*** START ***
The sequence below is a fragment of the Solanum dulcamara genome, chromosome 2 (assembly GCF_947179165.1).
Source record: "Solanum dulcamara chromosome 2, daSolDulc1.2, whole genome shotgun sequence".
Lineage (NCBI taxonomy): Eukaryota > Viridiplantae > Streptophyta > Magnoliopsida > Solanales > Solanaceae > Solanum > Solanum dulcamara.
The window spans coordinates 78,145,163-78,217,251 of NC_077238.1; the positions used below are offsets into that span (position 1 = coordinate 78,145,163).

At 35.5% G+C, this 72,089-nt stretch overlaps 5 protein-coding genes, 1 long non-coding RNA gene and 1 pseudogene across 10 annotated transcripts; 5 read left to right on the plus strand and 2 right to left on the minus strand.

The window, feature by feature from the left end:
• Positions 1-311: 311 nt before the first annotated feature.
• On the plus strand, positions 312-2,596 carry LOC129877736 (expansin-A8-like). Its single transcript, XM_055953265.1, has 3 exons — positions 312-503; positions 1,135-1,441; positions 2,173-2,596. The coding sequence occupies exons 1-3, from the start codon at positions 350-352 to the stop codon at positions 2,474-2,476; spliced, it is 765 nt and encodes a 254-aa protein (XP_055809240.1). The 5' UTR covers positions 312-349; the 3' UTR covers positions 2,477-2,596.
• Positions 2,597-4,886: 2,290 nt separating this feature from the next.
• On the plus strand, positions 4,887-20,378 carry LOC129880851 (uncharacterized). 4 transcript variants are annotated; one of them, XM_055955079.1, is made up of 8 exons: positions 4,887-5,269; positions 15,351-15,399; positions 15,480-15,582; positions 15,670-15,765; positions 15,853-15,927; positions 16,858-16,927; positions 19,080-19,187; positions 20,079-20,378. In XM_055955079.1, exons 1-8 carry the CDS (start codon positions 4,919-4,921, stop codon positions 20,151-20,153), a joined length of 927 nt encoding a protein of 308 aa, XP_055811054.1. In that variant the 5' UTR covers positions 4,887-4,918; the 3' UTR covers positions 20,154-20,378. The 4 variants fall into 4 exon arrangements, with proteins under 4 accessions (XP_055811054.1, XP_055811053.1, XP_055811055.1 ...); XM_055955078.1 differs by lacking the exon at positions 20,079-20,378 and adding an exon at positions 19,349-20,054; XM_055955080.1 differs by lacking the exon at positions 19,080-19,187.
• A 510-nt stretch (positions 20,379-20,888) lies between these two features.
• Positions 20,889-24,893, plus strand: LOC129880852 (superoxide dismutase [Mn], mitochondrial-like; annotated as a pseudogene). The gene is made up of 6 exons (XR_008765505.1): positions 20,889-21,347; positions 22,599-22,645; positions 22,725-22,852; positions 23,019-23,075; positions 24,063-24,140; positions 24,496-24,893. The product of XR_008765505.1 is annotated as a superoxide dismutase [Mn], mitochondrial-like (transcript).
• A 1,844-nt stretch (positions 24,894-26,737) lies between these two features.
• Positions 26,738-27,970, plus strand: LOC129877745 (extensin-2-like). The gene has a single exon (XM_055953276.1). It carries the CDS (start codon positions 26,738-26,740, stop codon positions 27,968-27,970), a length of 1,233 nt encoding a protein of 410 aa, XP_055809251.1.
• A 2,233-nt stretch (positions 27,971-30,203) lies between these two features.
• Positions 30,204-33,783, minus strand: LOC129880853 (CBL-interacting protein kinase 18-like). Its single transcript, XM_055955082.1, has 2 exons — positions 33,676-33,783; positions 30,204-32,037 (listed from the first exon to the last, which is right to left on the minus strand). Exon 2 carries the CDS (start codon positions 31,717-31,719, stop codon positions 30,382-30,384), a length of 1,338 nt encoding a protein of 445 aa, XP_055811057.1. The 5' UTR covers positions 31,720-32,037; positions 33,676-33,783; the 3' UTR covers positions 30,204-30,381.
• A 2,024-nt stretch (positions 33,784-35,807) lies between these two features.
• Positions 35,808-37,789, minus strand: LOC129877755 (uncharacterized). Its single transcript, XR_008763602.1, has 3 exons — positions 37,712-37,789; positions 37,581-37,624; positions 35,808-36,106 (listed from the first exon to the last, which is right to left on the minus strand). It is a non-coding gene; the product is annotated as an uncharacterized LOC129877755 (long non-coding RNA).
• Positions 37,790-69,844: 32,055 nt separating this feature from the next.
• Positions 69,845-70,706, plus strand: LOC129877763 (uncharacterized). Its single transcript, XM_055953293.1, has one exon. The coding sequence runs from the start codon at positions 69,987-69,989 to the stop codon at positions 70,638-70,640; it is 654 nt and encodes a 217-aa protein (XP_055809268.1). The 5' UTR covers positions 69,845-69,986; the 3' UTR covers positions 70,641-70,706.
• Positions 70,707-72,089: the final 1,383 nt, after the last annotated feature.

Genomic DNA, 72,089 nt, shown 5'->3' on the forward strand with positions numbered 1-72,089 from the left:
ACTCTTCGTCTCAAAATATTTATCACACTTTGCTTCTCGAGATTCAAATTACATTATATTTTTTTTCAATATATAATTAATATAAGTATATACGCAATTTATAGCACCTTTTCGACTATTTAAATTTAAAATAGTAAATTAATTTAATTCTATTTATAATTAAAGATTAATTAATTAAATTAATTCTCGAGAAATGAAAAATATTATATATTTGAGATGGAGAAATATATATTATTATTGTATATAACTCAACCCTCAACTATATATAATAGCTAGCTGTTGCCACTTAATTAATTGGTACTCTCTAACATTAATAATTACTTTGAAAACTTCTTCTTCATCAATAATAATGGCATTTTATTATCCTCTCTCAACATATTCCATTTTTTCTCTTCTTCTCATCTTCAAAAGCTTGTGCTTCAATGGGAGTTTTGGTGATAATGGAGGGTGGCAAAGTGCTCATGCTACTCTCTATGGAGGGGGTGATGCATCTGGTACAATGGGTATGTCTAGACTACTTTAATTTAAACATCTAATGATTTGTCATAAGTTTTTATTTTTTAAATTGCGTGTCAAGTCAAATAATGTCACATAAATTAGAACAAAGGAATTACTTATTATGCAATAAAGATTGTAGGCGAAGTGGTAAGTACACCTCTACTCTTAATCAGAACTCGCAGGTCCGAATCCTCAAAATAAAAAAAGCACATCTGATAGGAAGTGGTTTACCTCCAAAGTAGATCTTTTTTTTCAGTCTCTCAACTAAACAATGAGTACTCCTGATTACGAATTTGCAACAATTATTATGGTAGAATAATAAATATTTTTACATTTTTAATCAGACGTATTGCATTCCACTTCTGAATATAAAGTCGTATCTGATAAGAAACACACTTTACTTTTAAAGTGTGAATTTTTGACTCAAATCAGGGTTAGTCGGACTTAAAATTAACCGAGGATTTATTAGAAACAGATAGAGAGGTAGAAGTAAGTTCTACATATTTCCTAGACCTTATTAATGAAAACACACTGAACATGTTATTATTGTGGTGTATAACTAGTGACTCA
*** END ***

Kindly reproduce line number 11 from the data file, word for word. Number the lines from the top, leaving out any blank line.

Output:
• A 510-nt stretch (positions 20,379-20,888) lies between these two features.